The problem is that usually the matter power spectrum can only be accurately measured in the intermediate region where the mass effect is neither null nor maximal: in other words, many experiments only have access to the transition region in the step-like transfer function. In this region, the neutrino mass affects the slope of the matter power spectrum in a way which can be easily confused with the effect of other cosmological parameters. Because of these parameter degeneracies, the current LSS data alone cannot provide significant constraints on the neutrino mass, and it is necessary to combine them with other cosmological data, in particular the CMB anisotropy spectrum, which could lift most of the degeneracies. Still, for exotic models with for example, extrarelativistic degrees of freedom, a constant equation-of-state parameter of the dark energy different from , or a nonpower-law primordial spectrum, the neutrino mass bound can become significantly weaker.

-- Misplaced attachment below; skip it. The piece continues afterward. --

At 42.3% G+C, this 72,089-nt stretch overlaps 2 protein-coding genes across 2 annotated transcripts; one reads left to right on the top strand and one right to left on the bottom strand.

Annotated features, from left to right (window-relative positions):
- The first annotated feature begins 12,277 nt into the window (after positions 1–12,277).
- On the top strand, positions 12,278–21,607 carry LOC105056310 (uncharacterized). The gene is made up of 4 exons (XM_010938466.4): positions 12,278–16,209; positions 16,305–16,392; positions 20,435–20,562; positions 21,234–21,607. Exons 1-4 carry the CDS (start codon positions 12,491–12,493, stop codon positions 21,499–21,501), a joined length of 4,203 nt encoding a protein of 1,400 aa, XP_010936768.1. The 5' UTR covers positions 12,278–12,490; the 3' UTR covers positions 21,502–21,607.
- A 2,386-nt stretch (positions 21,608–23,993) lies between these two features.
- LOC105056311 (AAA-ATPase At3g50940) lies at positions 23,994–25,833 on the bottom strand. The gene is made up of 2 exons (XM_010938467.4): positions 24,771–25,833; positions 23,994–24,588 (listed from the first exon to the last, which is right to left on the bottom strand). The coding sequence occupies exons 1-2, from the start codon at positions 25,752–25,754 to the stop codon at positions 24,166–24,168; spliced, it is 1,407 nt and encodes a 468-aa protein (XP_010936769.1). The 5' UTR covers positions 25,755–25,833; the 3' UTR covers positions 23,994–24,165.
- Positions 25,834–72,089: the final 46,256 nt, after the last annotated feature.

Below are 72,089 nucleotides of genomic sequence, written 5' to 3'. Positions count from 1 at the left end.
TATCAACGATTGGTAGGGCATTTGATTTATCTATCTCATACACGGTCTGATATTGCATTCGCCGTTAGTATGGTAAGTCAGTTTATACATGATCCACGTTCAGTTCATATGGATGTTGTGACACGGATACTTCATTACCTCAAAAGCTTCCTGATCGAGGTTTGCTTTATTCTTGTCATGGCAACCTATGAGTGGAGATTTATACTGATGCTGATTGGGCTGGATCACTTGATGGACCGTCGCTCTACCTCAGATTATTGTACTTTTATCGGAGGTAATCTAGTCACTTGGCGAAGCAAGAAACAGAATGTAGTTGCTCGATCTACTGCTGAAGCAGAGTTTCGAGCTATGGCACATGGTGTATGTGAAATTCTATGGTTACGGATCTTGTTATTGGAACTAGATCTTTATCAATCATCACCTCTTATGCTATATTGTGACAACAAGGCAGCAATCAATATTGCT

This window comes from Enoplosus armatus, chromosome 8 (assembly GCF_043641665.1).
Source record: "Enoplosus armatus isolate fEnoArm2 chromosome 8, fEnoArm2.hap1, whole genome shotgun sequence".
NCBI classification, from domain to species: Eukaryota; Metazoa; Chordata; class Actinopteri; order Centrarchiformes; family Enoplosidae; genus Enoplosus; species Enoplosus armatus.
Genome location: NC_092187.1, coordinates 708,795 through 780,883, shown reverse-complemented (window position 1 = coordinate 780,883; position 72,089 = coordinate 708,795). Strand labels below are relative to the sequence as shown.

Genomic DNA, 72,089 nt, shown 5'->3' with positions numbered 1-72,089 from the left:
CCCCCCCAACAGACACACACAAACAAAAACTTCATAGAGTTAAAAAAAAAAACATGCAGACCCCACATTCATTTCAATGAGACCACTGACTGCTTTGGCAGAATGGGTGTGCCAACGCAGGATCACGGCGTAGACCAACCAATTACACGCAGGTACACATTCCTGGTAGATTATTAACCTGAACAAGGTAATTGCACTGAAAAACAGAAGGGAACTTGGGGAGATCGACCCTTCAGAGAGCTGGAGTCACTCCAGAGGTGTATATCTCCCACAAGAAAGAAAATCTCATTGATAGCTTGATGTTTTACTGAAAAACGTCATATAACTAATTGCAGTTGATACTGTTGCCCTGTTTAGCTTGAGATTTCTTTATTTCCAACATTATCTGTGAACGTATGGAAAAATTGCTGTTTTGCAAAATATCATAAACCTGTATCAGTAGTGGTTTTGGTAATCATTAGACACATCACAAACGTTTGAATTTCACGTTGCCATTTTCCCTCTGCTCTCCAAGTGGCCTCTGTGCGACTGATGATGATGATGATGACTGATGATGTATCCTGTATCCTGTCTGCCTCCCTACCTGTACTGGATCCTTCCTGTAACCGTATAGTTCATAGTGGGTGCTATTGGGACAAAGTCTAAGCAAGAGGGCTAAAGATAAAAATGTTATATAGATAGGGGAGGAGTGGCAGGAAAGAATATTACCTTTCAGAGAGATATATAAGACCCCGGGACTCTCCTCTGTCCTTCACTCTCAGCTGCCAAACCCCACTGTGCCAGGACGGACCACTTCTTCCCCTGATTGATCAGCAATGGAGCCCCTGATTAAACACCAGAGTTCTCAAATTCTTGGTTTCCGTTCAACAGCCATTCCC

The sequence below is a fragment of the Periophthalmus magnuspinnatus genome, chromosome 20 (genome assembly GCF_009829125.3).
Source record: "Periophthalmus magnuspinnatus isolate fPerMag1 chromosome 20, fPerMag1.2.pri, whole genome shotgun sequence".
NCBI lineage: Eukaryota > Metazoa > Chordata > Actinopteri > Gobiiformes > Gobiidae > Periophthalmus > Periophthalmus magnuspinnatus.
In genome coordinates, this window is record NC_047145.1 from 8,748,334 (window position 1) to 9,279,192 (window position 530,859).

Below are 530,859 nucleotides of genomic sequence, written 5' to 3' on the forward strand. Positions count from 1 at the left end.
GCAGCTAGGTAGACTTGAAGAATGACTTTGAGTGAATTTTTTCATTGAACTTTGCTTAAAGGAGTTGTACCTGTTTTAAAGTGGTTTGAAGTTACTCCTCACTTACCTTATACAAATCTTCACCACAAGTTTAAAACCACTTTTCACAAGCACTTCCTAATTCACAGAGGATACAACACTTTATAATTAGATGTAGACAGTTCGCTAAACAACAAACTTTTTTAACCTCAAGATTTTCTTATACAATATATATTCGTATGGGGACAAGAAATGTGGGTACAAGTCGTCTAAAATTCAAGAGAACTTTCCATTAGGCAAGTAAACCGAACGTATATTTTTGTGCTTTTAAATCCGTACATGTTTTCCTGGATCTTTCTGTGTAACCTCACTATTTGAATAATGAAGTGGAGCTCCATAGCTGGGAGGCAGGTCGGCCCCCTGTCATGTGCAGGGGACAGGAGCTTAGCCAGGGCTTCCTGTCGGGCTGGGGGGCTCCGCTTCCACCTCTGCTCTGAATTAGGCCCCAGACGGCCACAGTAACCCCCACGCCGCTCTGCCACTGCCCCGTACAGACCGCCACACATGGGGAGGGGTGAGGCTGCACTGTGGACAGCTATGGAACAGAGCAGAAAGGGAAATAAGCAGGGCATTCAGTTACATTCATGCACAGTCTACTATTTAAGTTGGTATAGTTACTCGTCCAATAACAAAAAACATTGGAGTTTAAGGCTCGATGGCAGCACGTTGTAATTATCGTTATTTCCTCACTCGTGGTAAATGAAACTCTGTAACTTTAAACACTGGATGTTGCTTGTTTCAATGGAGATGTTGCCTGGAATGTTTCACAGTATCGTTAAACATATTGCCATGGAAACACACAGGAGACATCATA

The value of is not limited by observational sensitivities but by the range in which we trust predictions from linear theory. Beyond the scale of nonlinearity (of the order of Mpc at ), the data is only useful provided that one is able to make accurate predictions not only for the nonlinear power spectrum, but also for redshift-space distortions (coming from the fact that we observe the redshift of objects, not their distance away from us) and finally for the scale dependence of the light-to-mass bias (relating the power spectrum of a given category of observed compact objects to the underlying total matter power spectrum). Spectacular progresses are being carried on these three fronts, thanks to better N-body simulations and analytical techniques. Including massive neutrinos in such calculations is particularly difficult, but successful attempts were presented for example, in [56–58]. The neutrino mass impact on the nonlinear matter power spectrum is now modeled with rather good precision, at least within one decade above in wave-number space. It appears that the step-like suppression is enhanced by nonlinear effects up to roughly (at redshift zero and Mpc) and is reduced above this scale. Hence, nonlinear corrections render the neutrino mass effect even more characteristic than in the linear theory and may help to increase the sensitivity of future experiments.